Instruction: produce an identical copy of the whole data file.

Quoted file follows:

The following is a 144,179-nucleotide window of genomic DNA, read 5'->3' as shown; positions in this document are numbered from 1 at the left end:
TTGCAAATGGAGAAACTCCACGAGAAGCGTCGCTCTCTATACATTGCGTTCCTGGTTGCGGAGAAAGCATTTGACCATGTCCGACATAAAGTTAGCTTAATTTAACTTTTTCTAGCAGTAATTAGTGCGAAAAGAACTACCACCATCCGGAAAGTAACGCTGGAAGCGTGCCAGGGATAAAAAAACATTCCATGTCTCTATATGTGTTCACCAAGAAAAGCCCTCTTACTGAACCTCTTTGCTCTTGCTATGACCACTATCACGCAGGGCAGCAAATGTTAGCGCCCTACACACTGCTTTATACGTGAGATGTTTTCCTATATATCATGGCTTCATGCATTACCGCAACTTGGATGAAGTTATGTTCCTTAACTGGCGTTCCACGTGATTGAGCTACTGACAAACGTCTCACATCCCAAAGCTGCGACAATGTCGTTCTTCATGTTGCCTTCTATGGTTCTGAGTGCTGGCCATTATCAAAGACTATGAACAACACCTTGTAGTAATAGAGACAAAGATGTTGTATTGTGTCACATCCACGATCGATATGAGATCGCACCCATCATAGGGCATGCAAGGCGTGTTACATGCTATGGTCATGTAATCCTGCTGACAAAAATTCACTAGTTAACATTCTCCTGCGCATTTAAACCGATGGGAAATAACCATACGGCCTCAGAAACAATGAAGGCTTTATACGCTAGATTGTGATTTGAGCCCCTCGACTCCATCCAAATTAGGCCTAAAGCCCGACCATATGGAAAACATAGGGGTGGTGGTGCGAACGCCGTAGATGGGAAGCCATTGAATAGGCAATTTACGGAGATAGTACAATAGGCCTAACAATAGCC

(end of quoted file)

The following is a 144,179-nucleotide window of genomic DNA, read 5'->3' as shown; positions in this document are numbered from 1 at the left end:
TTGCAAATGGAGAAACTCCACGAGAAGCGTCGCTCTCTATACATTGCGTTCCTGGTTGCGGAGAAAGCATTTGACCATGTCCGACATAAAGTTAGCTTAATTTAACTTTTTCTAGCAGTAATTAGTGCGAAAAGAACTACCACCATCCGGAAAGTAACGCTGGAAGCGTGCCAGGGATAAAAAAACATTCCATGTCTCTATATGTGTTCACCAAGAAAAGCCCTCTTACTGAACCTCTTTGCTCTTGCTATGACCACTATCACGCAGGGCAGCAAATGTTAGCGCCCTACACACTGCTTTATACGTGAGATGTTTTCCTATATATCATGGCTTCATGCATTACCGCAACTTGGATGAAGTTATGTTCCTTAACTGGCGTTCCACGTGATTGAGCTACTGACAAACGTCTCACATCCCAAAGCTGCGACAATGTCGTTCTTCATGTTGCCTTCTATGGTTCTGAGTGCTGGCCATTATCAAAGACTATGAACAACACCTTGTAGTAATAGAGACAAAGATGTTGTATTGTGTCACATCCACGATCGATATGAGATCGCACCCATCATAGGGCATGCAAGGCGTGTTACATGCTATGGTCATGTAATCCTGCTGACAAAAATTCACTAGTTAACATTCTCCTGCGCATTTAAACCGATGGGAAATAACCATACGGCCTCAGAAACAATGAAGGCTTTATACGCTAGATTGTGATTTGAGCCCCTCGACTCCATCCAAATTAGGCCTAAAGCCCGACCATATGGAAAACATAGGGGTGGTGGTGCGAACGCCGTAGATGGGAAGCCATTGAATAGGCAATTTACGGAGATAGTACAATAGGCCTAACAATAGCC